By Barani Krishnan
Investing.com – Oil bulls have new enemy: refiners.
As the one community that could typically be counted on to deliver the demand and strong prices typical for oil in the run-up to summer, refiners have been uncharacteristically slow in their work this year. Doing longer-than-expected plant maintenance and processing less crude than anticipated week after week, refinery owners have become a new source of frustration to oil bulls already reeling from stubbornly highly U.S. crude production.
Wednesday’s market saw another example of this phenomenon when crude prices fell as much as 3% after data from the U.S. Energy Information Administration showed a surprise crude oil build of about 5 million barrels, on the average, for a second running weak. The inventory spike came on the back of muted refinery runs despite Monday’s Memorial Day, which marks the unofficial start to peak summer driving activity in the U.S., being just days away.
, the benchmark for U.S. crude, were down $1.97 , or 3.2%, at $61.16 per barrel by 1:15 PM ET (17:15 GMT).
, the global benchmark for oil, slipped by $1.56, or 2.2%, to $70.62.
Crude prices slumped after the EIA reported that rose by 4.7 million barrels last week, versus expectations for a decline of nearly 600,000 barrels. Just a week ago, crude inventories had risen by 5.4 million barrels.
“At this point, we may have to ask the question: Where are the refiners?” said John Kilduff, founding partner at New York energy hedge fund Again Capital. “And why aren’t they drawing down crude the way they are supposed to?”
The second-straight weekly build of around 5 million barrels, on average, seemed largely due to weak refining activity, unusual for this time of year when gasoline makers would typically be running at full pace and pushing out as much of the motor fuel as possible in anticipation of summer driving demand.
Refineries operated at 89.9% of their capacity last week, the EIA said. The norm for refinery runs this time of year is at least 90%.
The EIA said gasoline production decreased last week, averaging 9.9 million barrels per day. Distillate fuel production, which includes , diesel, jet fuel and other transportation oils, decreased last week, averaging 5.2 million bpd.
Despite those decreases, gasoline and distillate inventories rose last week, indicating that demand from consumers was also weak.
The EIA said total motor increased by 3.7 million barrels during the week ended May 17, against forecasts for a drop of nearly 816,000. In the earlier week to May 10, gasoline inventories fell by 1.1 million barrels.
rose by 800,000 barrels last week versus expectations for a drop of 48,000 barrels. In the previous week, distillate stockpiles rose by 84,000 barrels.
Analysts say many refineries were having longer-than-usual maintenance and less crude processing this year as they tried to meet compliance for the Jan. 1 launch of the International Maritime Organization 2020 standards. The IMO 2020 aims to reduce air pollution from sea-faring traffic by lowering the current 3.5% sulfur content in marine fuels to 0.5%.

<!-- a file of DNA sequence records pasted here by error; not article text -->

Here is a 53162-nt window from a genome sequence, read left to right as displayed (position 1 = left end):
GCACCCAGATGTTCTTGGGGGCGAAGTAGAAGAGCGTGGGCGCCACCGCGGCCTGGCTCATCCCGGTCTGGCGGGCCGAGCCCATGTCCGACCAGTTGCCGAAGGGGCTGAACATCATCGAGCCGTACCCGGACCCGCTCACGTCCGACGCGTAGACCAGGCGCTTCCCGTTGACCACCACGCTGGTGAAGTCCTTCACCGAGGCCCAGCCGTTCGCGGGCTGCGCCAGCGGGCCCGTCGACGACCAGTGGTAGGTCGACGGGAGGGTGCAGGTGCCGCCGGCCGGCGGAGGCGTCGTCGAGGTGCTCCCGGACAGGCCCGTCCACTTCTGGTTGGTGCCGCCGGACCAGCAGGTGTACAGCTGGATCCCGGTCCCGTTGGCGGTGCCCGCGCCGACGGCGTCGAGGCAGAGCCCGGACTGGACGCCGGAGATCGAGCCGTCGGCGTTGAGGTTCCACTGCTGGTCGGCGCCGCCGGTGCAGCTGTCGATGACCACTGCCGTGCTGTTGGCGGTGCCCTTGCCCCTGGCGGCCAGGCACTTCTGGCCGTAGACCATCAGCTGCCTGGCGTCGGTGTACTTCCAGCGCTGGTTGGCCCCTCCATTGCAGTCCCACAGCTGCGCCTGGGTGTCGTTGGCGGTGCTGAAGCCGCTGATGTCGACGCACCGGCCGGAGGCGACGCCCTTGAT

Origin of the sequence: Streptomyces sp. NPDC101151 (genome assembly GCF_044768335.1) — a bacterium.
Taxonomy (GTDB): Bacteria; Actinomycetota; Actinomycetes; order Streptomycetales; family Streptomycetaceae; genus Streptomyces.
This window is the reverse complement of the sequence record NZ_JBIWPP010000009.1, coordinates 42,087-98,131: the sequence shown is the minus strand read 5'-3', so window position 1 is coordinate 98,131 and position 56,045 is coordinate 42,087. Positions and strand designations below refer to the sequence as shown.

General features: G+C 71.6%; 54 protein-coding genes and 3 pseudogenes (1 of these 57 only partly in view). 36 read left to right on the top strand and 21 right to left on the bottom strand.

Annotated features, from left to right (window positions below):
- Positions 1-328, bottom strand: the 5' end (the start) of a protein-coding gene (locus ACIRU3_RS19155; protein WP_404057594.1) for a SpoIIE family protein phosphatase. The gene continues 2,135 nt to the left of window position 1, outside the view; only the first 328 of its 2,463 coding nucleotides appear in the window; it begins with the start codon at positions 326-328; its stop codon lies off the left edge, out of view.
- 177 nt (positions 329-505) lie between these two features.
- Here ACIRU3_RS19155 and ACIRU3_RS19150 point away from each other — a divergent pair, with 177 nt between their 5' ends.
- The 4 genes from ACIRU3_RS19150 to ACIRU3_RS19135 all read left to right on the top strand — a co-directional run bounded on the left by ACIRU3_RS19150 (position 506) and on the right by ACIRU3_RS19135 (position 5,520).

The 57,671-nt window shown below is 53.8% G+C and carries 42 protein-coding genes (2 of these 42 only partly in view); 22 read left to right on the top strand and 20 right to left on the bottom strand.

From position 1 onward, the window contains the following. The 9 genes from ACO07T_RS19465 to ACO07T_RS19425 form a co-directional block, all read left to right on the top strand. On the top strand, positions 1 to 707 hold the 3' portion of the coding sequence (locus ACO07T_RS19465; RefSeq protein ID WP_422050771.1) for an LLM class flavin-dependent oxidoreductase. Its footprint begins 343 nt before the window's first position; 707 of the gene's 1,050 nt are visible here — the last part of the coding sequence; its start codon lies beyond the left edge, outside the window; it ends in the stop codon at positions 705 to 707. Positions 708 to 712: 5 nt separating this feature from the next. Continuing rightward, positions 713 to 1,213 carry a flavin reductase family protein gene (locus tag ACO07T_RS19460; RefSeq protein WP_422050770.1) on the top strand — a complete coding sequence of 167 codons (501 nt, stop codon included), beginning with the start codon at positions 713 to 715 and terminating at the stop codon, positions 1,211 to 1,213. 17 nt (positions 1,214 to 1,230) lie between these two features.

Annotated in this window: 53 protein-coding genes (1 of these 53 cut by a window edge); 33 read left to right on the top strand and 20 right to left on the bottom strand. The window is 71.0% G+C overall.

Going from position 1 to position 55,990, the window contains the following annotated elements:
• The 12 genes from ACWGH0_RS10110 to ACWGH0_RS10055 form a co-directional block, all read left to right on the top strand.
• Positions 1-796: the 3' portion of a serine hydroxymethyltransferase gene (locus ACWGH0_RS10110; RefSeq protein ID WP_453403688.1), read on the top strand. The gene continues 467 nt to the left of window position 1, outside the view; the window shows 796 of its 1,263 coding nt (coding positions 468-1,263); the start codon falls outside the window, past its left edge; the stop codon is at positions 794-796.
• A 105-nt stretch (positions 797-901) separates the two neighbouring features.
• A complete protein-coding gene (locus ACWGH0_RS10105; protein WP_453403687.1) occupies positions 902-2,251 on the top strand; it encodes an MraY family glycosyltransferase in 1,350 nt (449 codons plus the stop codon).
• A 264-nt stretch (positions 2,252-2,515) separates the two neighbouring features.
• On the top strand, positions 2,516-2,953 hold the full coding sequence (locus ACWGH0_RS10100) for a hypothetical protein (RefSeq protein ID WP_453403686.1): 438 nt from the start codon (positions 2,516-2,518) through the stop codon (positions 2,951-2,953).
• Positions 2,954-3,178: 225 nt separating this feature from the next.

But traders like Kilduff also suspect softer crack, or profit margins, for gasoline and other fuels this year compared to a year ago. The gasoline crack is currently at around $21 per barrel versus around $28 seen just before summer 2018.
fell more than 2% to below the key $2 per gallon mark on Wednesday, pressured by the EIA data as well.
“It makes sense that refiners will want a higher margin when they ramp up gasoline production as, after all, that is their business,” Kilduff said. “But they should also know that the longer they wait it out, and the more the flat price of crude suffers, the greater weight will be on the gas crack too.”
Oil prices have been volatile since this week began on mixed messaging by two of the world’s biggest crude exporters. OPEC’s dominant member Saudi Arabia vowed to maintain its squeeze on production through the end of the year. But the kingdom’s main partner in the extended OPEC+ alliance, Russia, suggested that it would base its output on market conditions, meaning it could relax cuts, especially if demand slackened.
Six months of disciplined output cuts by OPEC+ and rising U.S.-Iran and Iran-Saudi tensions of late have shored up oil prices by more than 30% this year. But the U.S.-China trade war, which is dragging everything from agriculture to technology into it and could hasten the world’s slide into recession, is raising doubts about oil demand now.
“Barring any geopolitical disruptions in the Middle East, crude prices should be pressured in the days and week to come,” said Tariq Zahir, managing member at New York-based oil-focused fund Tyche Capital Advisors.